Just before sunrise, they come.
We hear them in the streets, moving sluggishly, bags of bottles clinking as they shuffle hopelessly through the suburbs, hungry.
They take their time, they have all the time in the world, they are dead to us.
We pretend to sleep, but we can hear them outside, rummaging. Eventually our cell phone alarms sound and we get up, make some coffee, turn on the morning news, eat a hearty breakfast, shower, change.
How different our morning routine is from theirs.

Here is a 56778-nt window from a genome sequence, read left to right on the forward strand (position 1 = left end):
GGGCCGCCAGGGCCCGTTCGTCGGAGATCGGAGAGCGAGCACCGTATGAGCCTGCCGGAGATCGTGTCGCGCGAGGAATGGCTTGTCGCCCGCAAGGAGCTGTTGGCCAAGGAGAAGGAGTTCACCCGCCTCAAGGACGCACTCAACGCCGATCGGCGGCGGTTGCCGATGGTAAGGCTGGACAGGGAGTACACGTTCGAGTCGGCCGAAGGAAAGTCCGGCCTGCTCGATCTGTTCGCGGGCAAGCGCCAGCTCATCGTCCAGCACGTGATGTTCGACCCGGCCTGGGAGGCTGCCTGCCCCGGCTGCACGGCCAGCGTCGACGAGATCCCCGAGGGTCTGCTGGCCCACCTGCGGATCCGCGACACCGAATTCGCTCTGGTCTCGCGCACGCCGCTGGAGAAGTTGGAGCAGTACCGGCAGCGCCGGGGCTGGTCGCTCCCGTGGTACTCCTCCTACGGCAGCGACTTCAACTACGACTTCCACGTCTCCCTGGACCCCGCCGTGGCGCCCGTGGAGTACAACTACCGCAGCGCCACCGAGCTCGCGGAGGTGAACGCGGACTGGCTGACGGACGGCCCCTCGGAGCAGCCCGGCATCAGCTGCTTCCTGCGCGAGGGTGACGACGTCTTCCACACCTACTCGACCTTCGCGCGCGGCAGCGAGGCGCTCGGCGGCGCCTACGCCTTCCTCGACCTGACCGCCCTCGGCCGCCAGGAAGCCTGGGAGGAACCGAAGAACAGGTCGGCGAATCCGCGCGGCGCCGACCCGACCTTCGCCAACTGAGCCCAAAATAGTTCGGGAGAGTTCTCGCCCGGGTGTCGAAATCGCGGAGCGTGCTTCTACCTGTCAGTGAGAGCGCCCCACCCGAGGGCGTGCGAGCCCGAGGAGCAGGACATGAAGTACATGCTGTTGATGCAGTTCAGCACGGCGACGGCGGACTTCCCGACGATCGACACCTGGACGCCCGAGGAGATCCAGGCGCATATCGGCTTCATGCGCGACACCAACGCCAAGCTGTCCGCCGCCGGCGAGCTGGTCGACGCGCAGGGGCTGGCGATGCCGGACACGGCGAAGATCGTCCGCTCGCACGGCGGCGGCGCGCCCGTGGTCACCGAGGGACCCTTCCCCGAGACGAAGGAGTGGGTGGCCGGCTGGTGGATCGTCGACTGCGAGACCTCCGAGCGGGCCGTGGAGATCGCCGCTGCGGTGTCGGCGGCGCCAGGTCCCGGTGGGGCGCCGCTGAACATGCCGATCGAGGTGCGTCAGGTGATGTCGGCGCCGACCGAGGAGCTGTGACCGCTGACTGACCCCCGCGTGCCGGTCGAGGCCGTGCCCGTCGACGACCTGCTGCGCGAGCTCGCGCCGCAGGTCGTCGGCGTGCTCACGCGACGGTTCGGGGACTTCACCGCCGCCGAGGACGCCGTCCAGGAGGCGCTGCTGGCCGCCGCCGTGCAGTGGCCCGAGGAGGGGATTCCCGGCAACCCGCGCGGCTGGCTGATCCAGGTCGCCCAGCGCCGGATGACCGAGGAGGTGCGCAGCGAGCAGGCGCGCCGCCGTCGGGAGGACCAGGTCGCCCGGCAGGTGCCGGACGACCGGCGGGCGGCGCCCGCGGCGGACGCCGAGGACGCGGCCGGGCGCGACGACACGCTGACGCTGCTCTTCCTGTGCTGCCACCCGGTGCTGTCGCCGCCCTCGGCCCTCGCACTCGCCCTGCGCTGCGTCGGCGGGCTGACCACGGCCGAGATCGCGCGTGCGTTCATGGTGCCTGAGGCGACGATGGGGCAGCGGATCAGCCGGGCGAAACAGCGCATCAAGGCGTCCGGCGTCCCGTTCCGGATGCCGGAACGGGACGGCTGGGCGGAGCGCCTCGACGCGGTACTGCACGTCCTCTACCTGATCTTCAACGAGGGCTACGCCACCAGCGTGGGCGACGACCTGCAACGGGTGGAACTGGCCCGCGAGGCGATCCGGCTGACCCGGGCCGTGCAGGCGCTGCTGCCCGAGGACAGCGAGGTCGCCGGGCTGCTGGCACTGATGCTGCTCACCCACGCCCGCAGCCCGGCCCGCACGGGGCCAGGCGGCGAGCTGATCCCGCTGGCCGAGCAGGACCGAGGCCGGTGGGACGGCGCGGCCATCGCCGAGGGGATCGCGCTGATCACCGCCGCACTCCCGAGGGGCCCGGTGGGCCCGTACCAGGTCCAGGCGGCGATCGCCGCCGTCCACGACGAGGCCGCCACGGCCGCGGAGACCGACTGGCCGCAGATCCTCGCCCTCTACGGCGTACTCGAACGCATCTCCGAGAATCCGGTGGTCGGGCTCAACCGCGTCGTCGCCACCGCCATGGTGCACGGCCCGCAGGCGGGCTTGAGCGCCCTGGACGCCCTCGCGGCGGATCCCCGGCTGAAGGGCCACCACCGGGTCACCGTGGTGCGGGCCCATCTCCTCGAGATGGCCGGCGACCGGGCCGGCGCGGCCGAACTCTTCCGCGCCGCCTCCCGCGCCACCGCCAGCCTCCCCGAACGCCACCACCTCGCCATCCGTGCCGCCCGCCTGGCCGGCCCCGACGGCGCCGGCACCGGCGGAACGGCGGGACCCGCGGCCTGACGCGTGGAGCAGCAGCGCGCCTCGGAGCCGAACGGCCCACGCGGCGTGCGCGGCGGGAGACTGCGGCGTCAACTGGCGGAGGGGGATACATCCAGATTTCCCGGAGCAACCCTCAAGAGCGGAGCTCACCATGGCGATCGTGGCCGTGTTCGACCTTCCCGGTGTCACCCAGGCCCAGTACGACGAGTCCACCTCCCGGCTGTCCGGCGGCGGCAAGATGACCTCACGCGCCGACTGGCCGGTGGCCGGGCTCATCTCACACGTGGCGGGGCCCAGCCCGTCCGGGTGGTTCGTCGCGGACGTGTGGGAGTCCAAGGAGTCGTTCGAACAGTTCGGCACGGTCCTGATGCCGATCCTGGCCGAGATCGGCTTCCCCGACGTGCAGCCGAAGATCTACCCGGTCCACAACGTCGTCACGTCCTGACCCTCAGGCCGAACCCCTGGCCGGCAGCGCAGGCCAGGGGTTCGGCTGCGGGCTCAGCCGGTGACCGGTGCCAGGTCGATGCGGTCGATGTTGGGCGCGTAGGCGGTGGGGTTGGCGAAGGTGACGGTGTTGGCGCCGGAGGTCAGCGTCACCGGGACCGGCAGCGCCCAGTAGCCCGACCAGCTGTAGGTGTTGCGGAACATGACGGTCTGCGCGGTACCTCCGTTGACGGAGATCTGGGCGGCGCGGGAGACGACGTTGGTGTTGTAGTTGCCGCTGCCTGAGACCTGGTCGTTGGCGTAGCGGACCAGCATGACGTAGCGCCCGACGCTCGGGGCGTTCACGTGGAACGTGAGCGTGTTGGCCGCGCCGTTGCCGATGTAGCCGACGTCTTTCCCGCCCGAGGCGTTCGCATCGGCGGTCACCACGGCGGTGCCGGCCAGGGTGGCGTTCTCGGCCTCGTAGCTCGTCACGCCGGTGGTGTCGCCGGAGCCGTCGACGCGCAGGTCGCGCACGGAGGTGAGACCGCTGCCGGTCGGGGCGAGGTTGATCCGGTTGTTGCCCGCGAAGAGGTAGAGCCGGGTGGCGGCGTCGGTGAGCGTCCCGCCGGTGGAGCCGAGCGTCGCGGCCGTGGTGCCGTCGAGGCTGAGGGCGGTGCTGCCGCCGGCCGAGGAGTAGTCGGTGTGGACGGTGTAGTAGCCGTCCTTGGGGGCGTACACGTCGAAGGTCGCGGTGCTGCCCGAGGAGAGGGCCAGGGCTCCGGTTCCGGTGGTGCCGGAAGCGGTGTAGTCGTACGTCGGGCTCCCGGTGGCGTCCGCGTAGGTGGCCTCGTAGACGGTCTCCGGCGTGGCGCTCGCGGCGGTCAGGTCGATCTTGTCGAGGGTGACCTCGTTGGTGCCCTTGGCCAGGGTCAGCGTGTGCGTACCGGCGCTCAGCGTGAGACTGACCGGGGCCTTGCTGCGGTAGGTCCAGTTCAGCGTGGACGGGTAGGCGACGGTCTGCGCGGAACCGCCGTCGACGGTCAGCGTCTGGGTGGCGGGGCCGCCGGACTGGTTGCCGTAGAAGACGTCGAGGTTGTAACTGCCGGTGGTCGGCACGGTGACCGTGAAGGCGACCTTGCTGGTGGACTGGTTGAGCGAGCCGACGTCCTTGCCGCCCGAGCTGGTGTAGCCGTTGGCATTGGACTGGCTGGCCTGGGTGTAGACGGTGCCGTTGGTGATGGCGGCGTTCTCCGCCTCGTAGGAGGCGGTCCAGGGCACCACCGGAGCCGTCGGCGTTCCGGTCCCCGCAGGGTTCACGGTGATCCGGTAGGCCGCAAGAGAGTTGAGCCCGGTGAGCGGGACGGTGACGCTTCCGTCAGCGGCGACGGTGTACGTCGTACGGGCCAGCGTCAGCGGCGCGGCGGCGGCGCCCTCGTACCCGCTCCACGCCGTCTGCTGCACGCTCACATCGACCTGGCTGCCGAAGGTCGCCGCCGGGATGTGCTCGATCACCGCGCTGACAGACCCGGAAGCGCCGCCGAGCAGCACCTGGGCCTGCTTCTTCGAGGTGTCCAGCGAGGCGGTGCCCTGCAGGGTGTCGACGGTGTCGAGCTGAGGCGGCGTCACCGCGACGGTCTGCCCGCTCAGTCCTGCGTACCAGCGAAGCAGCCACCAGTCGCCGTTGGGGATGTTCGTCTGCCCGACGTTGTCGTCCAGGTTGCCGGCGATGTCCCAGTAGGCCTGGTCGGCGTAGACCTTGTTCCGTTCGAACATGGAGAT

We know if we just don’t make eye contact and walk quickly and briskly to our cars, get in, start the engine and leave, chances are they won’t approach us.
But still, it’s hard not to look as they tear open our rubbish bags and start sifting through our leftovers, driven by a hunger that is unrelenting and is satisfied only by eating scraps we couldn’t manage because we ate until we were full to bursting the night before.
The zombies come on Thursdays, it’s easier to think of them that way.
Just don’t make eye contact and everything will be fine.